As a city founded by God, Jerusalem could not continue unless it turned to God. The people there continued to do the opposite of God’s will, yet the city appeared to prosper. But God, through Micah, revealed the reason for this: the prosperity was a false one, built on oppression and corruption. Nearly everyone was driven by greed, especially those whose motives should have been the purest: the judges, priests, and prophets. All were bought with bribes, while rulers made their wealth and built their bustling cities on the backs of laborers who worked like slaves, were penalized for crimes they did not commit, and were disposed of when they were no longer useful to the wealthy and powerful. All the while, they looked on their ill-gotten prosperity as a sign that God was with them and they were invincible. Because they credited God with the prosperity that came from abomination, He promised to destroy them utterly.

In the fourth chapter, a bright light of hope shines in all this gloom. God revealed to Micah a time far beyond the current time, when His people would be as they should always have been. In the future, Micah saw an Israel that would prosper because she would walk in the name of the Lord, an Israel that would be the example of holiness to the whole world, that would spread peace to the world instead of fear and sin. The prosperity of God is not worldly prosperity, resting in the hands of a few oppressors, but everyone will share in it, “every man under his vine and under his fig tree.” It is this expression of Israel’s godly prosperity that makes the fig tree a recurring symbol of Israel throughout the Bible. Here, God revealed His awesome plan: He would not send Israel into captivity just to punish the people, but to purge them. The unrealized potential of Israel was compared to an unborn baby; in Babylon, God said, Israel would be able to give birth to this baby. The experience of captivity would transform Israel into the nation she was called to be from the very beginning.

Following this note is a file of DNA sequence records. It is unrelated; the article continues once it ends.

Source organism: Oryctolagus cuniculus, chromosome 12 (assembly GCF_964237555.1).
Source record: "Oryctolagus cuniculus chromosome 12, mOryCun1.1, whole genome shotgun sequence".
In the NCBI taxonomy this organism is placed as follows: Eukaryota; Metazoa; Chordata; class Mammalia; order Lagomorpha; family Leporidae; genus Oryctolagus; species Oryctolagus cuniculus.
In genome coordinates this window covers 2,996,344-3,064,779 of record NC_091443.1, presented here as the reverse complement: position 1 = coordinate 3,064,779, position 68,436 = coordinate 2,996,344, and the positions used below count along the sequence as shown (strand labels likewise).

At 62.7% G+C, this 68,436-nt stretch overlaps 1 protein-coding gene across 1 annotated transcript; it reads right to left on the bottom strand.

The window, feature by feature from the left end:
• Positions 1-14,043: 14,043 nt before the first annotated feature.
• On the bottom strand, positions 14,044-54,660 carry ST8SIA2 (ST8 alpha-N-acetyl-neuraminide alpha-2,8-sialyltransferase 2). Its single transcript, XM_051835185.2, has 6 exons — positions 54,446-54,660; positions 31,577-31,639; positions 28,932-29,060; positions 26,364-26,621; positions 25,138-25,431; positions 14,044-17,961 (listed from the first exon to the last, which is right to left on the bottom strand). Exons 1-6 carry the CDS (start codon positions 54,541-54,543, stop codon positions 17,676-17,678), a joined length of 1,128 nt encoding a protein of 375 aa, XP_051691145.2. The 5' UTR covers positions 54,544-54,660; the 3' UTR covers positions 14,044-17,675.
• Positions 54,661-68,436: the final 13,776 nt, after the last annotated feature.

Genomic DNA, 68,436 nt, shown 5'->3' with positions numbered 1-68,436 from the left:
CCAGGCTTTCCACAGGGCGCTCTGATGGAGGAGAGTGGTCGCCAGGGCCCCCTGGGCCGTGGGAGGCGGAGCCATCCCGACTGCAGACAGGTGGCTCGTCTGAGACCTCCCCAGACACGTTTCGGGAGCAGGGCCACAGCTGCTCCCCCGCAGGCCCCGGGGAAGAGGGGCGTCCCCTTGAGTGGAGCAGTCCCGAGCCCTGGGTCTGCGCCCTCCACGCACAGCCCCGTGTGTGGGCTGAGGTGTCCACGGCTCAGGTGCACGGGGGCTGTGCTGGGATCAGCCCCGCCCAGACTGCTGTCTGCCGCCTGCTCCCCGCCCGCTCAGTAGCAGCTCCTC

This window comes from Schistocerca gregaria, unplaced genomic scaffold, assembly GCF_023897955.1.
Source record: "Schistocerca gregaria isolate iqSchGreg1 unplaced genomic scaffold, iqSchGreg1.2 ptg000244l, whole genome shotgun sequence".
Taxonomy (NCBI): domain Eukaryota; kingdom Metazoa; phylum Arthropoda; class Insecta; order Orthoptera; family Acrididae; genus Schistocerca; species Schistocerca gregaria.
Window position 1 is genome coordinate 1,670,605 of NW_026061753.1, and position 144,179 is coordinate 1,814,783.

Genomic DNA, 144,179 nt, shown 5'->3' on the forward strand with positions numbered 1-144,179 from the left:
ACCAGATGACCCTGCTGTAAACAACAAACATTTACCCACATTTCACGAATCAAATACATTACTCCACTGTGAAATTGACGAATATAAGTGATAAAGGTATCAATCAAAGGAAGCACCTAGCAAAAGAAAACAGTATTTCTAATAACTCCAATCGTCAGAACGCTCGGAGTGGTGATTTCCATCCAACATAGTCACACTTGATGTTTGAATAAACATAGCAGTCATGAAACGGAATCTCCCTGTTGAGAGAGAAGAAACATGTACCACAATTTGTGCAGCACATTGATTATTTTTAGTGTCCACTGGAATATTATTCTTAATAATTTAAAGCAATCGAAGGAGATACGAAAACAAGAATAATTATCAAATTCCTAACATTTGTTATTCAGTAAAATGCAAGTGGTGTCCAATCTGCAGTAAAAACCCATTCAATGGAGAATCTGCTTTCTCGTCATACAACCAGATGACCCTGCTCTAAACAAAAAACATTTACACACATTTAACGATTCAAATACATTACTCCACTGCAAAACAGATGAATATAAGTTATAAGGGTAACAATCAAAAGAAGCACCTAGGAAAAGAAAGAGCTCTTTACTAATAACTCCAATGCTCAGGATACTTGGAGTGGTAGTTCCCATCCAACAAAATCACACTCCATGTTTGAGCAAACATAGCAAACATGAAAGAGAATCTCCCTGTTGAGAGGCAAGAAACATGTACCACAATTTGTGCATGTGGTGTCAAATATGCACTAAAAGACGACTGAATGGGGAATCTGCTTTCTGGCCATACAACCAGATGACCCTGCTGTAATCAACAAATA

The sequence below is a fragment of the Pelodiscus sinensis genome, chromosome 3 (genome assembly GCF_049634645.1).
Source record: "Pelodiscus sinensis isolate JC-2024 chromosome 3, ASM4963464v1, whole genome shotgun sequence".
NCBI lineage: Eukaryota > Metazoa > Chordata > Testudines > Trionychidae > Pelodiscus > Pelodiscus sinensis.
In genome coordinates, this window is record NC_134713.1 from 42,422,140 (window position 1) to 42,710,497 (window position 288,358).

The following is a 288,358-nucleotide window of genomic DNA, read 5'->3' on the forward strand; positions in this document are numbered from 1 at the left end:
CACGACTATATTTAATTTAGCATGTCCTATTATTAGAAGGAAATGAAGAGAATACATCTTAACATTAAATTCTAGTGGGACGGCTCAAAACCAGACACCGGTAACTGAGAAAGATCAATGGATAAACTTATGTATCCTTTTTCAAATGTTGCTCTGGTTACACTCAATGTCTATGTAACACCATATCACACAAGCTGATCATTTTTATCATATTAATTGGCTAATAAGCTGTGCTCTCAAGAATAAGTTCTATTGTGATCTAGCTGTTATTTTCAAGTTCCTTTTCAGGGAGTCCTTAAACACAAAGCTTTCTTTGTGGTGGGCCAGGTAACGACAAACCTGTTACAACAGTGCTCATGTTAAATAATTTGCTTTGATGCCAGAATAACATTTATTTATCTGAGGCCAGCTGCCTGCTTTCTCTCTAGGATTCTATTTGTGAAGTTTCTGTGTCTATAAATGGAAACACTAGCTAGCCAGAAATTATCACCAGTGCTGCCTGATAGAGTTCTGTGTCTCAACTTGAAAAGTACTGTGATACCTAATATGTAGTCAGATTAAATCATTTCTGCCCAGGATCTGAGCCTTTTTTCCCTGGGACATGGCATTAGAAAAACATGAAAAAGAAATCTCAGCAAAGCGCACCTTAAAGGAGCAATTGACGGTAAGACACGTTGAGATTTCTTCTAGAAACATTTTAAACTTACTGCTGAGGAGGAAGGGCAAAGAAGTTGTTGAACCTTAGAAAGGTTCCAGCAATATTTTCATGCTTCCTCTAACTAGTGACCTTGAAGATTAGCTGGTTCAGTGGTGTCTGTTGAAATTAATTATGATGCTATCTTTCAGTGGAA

(Hannah’s Bible Outlines - Used by permission per WORDsearch)
III.   The message of promise
     A.   The future judgment (3:1-12)
           1.   Of the rulers (3:1-4)
                 a.   Their wickedness (3:1-3)
                 b.   Their judgment (3:4)
           2.   Of the prophets (3:5-8)
                 a.   Their deception (3:5)
                 b.   Their judgment (3:6-7)
                 c.   Their contrast (3:8)
           3.   Of the leaders (3:9-12)
                 a.   Their wickedness (3:9-11)
                 b.   Their judgment (3:12)
     B.   The future kingdom
           1.   The character of the kingdom (4:1-5)
                 a.   The establishment of the kingdom (4:1)
                 b.   The instruction in the kingdom (4:2)
                 c.   The peace of the kingdom (4:3-5)
           2.   The restoration of the remnant (4:6-8)
                 a.   The regathering of the remnant and reign of the Lord (4:6-7)
                 b.   The restored dominion of Jerusalem (4:8)
           3.   The distress of Jerusalem before the kingdom
                 a.   The description of captivity (4:9-10)
                 b.   The description of the siege (4:11)
                 c.   The description of victory (4:12-13)


  1. Name three sins condemned by God in the third chapter of Micah.

  2. Why did God compare Israel’s sins to cannibalism?

  3. How can we know when our success is God’s doing and when it is our own?


Will we obey God today? Who knows how God might use us if we do!